In this week’s Torah reading, we read of the dreams of the Pharaoh of Egypt. The Torah does not identify who this Pharaoh was. We know nothing about him, we know nothing as to how he became the Pharaoh. He is a complete mystery, yet he is the catalyst for everything that will happen. He will be the one who has Joseph released from prison. He is the one that will make Joseph the viceroy of Egypt. In that regard, and because of the dreams that he had, the famine comes to the entire area of the middle east and Joseph and his brothers enact the final drama of their relationship and of the building of the people of Israel.
It is interesting to note that throughout the Bible there are characters who are central to the story but who are basically anonymous. We do not know who they are and why they act as they do. We do not know if they are aware of the central role that they are playing in the history of civilization and of the Jewish people. From everything that we can read and understand, it seems that they are oblivious as to their role. They are behaving as ordinary human beings in what they think are ordinary circumstances and are unaware that somehow cosmic events are occurring because of them.
The Pharaoh simply wants to have a bad dream interpreted. He is not interested and may not even know, regarding the house of Jacob in the land of Israel, nor of the fact that there is a young Hebrew that is a prisoner in one of his dungeons. All he wants is to have his anxieties relieved by having some sort of interpretation of his frightening dream. Here we have a glimpse into how Heaven, so to speak, interferes and guides – without notice – the events of human beings and of civilization.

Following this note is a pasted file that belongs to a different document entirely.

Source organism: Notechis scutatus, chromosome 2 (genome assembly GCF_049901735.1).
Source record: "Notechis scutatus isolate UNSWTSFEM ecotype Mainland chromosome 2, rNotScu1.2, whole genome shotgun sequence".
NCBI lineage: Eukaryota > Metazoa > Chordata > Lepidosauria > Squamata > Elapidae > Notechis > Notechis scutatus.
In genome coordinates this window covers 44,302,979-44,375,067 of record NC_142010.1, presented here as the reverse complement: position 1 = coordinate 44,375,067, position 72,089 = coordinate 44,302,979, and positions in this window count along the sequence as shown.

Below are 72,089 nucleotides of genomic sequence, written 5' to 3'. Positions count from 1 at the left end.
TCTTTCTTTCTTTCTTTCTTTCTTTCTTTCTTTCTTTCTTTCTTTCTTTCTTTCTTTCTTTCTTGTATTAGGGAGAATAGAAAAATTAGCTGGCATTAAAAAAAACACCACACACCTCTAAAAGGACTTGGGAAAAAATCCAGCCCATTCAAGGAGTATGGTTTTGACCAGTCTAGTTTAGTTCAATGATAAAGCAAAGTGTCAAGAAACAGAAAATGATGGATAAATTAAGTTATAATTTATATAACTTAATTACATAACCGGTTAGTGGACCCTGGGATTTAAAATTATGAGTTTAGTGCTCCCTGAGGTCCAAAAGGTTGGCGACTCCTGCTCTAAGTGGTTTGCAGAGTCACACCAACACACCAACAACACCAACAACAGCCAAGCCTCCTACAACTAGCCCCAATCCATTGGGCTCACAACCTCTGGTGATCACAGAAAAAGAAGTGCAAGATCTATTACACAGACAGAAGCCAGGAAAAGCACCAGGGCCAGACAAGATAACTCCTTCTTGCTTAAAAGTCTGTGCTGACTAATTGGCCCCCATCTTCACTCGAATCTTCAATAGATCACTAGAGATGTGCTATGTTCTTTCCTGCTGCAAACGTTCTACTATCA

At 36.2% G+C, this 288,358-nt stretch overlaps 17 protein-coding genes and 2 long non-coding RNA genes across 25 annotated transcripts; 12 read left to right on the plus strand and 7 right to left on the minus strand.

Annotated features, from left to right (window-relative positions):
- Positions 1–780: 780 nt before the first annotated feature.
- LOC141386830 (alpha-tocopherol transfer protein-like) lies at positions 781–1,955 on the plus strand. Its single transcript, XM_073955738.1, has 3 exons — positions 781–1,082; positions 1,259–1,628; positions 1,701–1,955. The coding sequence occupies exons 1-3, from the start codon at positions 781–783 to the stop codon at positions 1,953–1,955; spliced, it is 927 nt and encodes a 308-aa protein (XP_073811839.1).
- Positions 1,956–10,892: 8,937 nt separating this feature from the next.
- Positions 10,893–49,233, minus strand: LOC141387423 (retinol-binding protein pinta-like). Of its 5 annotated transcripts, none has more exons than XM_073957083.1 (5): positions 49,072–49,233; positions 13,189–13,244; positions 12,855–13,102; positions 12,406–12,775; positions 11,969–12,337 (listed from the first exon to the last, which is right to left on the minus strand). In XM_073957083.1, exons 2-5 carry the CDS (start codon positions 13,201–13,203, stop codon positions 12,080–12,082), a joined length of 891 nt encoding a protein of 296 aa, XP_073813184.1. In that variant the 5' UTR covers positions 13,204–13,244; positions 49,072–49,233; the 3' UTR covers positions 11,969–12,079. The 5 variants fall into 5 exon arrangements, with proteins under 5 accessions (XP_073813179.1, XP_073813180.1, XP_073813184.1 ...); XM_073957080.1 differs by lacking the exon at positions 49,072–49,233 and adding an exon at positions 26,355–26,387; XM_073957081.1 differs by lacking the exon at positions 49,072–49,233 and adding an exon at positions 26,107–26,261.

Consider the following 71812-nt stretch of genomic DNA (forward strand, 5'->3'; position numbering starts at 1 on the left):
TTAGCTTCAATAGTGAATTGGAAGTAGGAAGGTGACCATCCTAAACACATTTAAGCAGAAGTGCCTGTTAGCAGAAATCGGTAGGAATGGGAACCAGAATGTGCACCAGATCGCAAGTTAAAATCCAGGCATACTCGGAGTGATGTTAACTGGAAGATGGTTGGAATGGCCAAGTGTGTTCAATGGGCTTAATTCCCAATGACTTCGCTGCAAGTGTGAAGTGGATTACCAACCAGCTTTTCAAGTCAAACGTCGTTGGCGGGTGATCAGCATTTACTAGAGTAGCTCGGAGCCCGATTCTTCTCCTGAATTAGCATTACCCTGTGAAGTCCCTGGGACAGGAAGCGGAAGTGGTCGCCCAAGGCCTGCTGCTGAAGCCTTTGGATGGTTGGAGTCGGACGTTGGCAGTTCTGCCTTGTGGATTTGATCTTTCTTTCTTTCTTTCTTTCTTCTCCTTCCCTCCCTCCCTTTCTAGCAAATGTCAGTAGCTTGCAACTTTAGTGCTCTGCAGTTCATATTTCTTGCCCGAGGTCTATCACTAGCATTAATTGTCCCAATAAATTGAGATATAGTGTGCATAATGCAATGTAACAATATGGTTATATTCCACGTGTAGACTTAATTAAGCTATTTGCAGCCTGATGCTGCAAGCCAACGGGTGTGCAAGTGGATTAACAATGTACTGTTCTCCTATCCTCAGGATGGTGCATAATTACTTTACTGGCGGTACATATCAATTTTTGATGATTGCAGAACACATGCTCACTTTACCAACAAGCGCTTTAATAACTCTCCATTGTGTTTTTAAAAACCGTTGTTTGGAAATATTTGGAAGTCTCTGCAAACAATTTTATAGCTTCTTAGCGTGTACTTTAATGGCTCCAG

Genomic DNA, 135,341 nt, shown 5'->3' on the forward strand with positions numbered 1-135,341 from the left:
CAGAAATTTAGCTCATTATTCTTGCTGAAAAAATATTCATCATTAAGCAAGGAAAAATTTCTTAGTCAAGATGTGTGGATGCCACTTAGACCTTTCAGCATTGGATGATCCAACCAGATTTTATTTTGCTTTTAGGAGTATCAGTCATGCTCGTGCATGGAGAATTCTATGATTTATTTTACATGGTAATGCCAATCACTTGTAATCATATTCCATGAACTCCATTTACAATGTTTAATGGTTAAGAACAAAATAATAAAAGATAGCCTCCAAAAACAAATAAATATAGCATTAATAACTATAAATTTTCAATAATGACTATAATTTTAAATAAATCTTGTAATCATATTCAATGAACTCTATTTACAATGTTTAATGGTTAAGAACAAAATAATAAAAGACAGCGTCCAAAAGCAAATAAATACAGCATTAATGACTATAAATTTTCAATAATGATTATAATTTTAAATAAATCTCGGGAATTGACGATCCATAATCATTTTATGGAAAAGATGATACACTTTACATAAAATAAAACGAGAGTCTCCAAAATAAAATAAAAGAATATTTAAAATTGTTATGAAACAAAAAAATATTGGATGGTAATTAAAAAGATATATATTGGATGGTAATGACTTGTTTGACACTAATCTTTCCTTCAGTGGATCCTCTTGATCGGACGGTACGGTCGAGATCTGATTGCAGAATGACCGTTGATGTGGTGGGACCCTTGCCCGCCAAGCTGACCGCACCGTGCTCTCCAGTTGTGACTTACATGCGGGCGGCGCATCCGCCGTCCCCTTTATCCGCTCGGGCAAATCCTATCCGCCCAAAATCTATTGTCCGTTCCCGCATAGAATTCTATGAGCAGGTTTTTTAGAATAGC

This is the nature of human life. We always concentrate on the trees and most of the time we’re not even aware that there is a forest. What looks to us to be small and insignificant choices are really magnified because of their effect upon others and upon history. The Pharaoh of Egypt does not realize that he is the center of a drama that will remain cogent and important for thirty-seven hundred years. He is not aware as to what his true role in the matter is. So, he just acts as a normal human being. Nevertheless, it is noteworthy to see how quickly he raises Joseph. He could just have said, “Well, thank you for the interpretation of the dream.” He could have just, if he wanted to be magnanimous, freed Joseph from jail.
But here, he elevates him. He makes him second in command of the Egyptian empire. He believes that Joseph is so talented and that the dream is so real that he must act in order to implement it. This, already, is the hand of Heaven. This points out to us how the divine will, so to speak, pushes human beings into behavior that is not quite logical, but that, in retrospect, is important, eventful, and meaningful. And that is really an important lesson that all of us should take to heart because there are no inconsequential actions of human beings. Everything that we do, everything that we say, counts and is recorded for good or for better.
Rabbi Berel Wein